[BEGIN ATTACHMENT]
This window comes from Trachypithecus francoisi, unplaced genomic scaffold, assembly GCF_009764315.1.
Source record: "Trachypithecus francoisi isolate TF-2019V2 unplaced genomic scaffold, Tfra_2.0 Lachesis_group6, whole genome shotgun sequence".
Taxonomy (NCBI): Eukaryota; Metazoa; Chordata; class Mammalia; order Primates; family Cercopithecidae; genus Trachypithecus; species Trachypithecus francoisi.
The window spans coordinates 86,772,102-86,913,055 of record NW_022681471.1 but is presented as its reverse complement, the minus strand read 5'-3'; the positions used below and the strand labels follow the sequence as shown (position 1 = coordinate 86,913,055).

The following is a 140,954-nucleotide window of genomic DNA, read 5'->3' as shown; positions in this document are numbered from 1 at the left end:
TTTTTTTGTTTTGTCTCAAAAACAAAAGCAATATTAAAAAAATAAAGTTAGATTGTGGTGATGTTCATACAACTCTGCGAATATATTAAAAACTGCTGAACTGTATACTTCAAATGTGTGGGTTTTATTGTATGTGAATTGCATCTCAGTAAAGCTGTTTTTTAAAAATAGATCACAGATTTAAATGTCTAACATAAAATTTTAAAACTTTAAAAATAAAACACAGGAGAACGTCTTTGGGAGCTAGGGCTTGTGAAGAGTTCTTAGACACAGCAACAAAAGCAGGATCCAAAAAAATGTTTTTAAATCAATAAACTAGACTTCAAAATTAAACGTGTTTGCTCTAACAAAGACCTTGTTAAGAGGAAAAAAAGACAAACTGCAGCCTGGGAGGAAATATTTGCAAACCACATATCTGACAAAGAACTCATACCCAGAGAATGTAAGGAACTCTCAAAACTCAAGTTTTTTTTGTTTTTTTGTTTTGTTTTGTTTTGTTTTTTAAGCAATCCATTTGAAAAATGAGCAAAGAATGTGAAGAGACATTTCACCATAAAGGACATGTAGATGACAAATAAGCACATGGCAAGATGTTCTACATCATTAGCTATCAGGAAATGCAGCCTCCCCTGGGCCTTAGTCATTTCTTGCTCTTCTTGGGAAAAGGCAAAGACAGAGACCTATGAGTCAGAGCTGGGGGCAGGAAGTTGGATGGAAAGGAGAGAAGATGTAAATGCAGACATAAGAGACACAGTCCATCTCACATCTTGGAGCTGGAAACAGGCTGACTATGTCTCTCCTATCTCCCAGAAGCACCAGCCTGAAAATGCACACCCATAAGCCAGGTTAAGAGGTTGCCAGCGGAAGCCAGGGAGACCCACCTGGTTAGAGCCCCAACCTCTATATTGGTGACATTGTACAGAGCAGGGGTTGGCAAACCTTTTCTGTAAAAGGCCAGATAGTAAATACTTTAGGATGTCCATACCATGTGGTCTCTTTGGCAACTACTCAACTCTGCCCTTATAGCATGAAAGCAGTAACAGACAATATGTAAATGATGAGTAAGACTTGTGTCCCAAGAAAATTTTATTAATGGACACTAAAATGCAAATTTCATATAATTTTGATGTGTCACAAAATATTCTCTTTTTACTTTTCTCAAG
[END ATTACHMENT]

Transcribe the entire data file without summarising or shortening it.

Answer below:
This window comes from Trachypithecus francoisi, unplaced genomic scaffold, assembly GCF_009764315.1.
Source record: "Trachypithecus francoisi isolate TF-2019V2 unplaced genomic scaffold, Tfra_2.0 Lachesis_group6, whole genome shotgun sequence".
Taxonomy (NCBI): Eukaryota; Metazoa; Chordata; class Mammalia; order Primates; family Cercopithecidae; genus Trachypithecus; species Trachypithecus francoisi.
The window spans coordinates 86,772,102-86,913,055 of record NW_022681471.1 but is presented as its reverse complement, the minus strand read 5'-3'; the positions used below and the strand labels follow the sequence as shown (position 1 = coordinate 86,913,055).

The following is a 140,954-nucleotide window of genomic DNA, read 5'->3' as shown; positions in this document are numbered from 1 at the left end:
TTTTTTTGTTTTGTCTCAAAAACAAAAGCAATATTAAAAAAATAAAGTTAGATTGTGGTGATGTTCATACAACTCTGCGAATATATTAAAAACTGCTGAACTGTATACTTCAAATGTGTGGGTTTTATTGTATGTGAATTGCATCTCAGTAAAGCTGTTTTTTAAAAATAGATCACAGATTTAAATGTCTAACATAAAATTTTAAAACTTTAAAAATAAAACACAGGAGAACGTCTTTGGGAGCTAGGGCTTGTGAAGAGTTCTTAGACACAGCAACAAAAGCAGGATCCAAAAAAATGTTTTTAAATCAATAAACTAGACTTCAAAATTAAACGTGTTTGCTCTAACAAAGACCTTGTTAAGAGGAAAAAAAGACAAACTGCAGCCTGGGAGGAAATATTTGCAAACCACATATCTGACAAAGAACTCATACCCAGAGAATGTAAGGAACTCTCAAAACTCAAGTTTTTTTTGTTTTTTTGTTTTGTTTTGTTTTGTTTTTTAAGCAATCCATTTGAAAAATGAGCAAAGAATGTGAAGAGACATTTCACCATAAAGGACATGTAGATGACAAATAAGCACATGGCAAGATGTTCTACATCATTAGCTATCAGGAAATGCAGCCTCCCCTGGGCCTTAGTCATTTCTTGCTCTTCTTGGGAAAAGGCAAAGACAGAGACCTATGAGTCAGAGCTGGGGGCAGGAAGTTGGATGGAAAGGAGAGAAGATGTAAATGCAGACATAAGAGACACAGTCCATCTCACATCTTGGAGCTGGAAACAGGCTGACTATGTCTCTCCTATCTCCCAGAAGCACCAGCCTGAAAATGCACACCCATAAGCCAGGTTAAGAGGTTGCCAGCGGAAGCCAGGGAGACCCACCTGGTTAGAGCCCCAACCTCTATATTGGTGACATTGTACAGAGCAGGGGTTGGCAAACCTTTTCTGTAAAAGGCCAGATAGTAAATACTTTAGGATGTCCATACCATGTGGTCTCTTTGGCAACTACTCAACTCTGCCCTTATAGCATGAAAGCAGTAACAGACAATATGTAAATGATGAGTAAGACTTGTGTCCCAAGAAAATTTTATTAATGGACACTAAAATGCAAATTTCATATAATTTTGATGTGTCACAAAATATTCTCTTTTTACTTTTCTCAAG